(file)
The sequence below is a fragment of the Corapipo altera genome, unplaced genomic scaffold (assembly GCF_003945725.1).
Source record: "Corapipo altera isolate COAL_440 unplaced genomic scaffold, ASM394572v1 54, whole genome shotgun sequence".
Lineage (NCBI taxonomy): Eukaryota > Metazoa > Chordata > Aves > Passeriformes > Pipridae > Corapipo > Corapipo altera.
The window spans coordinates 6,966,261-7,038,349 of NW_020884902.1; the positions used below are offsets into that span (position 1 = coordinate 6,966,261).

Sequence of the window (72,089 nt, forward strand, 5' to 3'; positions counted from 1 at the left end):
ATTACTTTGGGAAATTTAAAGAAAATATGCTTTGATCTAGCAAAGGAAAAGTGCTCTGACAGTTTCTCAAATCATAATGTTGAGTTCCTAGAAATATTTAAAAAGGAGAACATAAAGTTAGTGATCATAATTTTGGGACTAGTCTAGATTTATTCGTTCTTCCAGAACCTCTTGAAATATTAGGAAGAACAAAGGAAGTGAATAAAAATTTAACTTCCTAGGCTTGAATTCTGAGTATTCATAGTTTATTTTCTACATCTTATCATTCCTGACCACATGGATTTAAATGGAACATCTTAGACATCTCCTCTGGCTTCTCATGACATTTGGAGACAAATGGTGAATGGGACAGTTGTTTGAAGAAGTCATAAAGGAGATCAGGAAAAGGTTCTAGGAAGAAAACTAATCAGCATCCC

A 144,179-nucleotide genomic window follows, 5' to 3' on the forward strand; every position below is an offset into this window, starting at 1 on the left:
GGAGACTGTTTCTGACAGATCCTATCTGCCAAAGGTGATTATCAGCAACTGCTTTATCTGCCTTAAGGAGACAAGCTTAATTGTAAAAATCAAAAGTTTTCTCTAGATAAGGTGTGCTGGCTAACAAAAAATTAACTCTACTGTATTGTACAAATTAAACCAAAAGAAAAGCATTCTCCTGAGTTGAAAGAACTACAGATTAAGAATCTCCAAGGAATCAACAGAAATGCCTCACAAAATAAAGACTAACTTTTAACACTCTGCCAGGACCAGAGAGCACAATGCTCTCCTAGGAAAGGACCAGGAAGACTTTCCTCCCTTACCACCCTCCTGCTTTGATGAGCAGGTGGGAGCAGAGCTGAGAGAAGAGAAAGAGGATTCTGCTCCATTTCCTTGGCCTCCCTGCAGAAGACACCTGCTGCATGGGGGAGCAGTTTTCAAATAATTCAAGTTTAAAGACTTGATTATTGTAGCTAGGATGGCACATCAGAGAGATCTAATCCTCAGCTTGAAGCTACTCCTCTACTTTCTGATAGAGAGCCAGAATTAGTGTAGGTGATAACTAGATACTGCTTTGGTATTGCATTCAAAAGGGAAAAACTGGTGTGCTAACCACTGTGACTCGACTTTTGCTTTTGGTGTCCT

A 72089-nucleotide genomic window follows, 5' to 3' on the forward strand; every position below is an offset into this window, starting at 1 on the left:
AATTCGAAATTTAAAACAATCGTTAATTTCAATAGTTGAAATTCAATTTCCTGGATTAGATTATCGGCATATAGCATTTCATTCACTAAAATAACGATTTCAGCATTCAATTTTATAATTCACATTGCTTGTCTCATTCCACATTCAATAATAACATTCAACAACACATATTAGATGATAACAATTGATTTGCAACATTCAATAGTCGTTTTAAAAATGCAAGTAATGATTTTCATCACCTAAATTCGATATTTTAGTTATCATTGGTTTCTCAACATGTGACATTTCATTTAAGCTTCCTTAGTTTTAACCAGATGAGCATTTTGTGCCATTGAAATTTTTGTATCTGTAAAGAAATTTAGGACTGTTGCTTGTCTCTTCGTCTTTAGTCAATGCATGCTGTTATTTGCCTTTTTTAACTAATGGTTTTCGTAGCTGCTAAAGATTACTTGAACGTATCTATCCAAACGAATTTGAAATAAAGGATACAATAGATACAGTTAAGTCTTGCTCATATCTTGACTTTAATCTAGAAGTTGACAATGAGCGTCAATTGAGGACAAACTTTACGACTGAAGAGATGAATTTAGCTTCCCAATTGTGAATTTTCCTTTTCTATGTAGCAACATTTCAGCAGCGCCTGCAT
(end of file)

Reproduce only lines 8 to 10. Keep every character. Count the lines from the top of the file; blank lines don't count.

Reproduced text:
GGAGACTGTTTCTGACAGATCCTATCTGCCAAAGGTGATTATCAGCAACTGCTTTATCTGCCTTAAGGAGACAAGCTTAATTGTAAAAATCAAAAGTTTTCTCTAGATAAGGTGTGCTGGCTAACAAAAAATTAACTCTACTGTATTGTACAAATTAAACCAAAAGAAAAGCATTCTCCTGAGTTGAAAGAACTACAGATTAAGAATCTCCAAGGAATCAACAGAAATGCCTCACAAAATAAAGACTAACTTTTAACACTCTGCCAGGACCAGAGAGCACAATGCTCTCCTAGGAAAGGACCAGGAAGACTTTCCTCCCTTACCACCCTCCTGCTTTGATGAGCAGGTGGGAGCAGAGCTGAGAGAAGAGAAAGAGGATTCTGCTCCATTTCCTTGGCCTCCCTGCAGAAGACACCTGCTGCATGGGGGAGCAGTTTTCAAATAATTCAAGTTTAAAGACTTGATTATTGTAGCTAGGATGGCACATCAGAGAGATCTAATCCTCAGCTTGAAGCTACTCCTCTACTTTCTGATAGAGAGCCAGAATTAGTGTAGGTGATAACTAGATACTGCTTTGGTATTGCATTCAAAAGGGAAAAACTGGTGTGCTAACCACTGTGACTCGACTTTTGCTTTTGGTGTCCT

A 72089-nucleotide genomic window follows, 5' to 3' on the forward strand; every position below is an offset into this window, starting at 1 on the left:
AATTCGAAATTTAAAACAATCGTTAATTTCAATAGTTGAAATTCAATTTCCTGGATTAGATTATCGGCATATAGCATTTCATTCACTAAAATAACGATTTCAGCATTCAATTTTATAATTCACATTGCTTGTCTCATTCCACATTCAATAATAACATTCAACAACACATATTAGATGATAACAATTGATTTGCAACATTCAATAGTCGTTTTAAAAATGCAAGTAATGATTTTCATCACCTAAATTCGATATTTTAGTTATCATTGGTTTCTCAACATGTGACATTTCATTTAAGCTTCCTTAGTTTTAACCAGATGAGCATTTTGTGCCATTGAAATTTTTGTATCTGTAAAGAAATTTAGGACTGTTGCTTGTCTCTTCGTCTTTAGTCAATGCATGCTGTTATTTGCCTTTTTTAACTAATGGTTTTCGTAGCTGCTAAAGATTACTTGAACGTATCTATCCAAACGAATTTGAAATAAAGGATACAATAGATACAGTTAAGTCTTGCTCATATCTTGACTTTAATCTAGAAGTTGACAATGAGCGTCAATTGAGGACAAACTTTACGACTGAAGAGATGAATTTAGCTTCCCAATTGTGAATTTTCCTTTTCTATGTAGCAACATTTCAGCAGCGCCTGCAT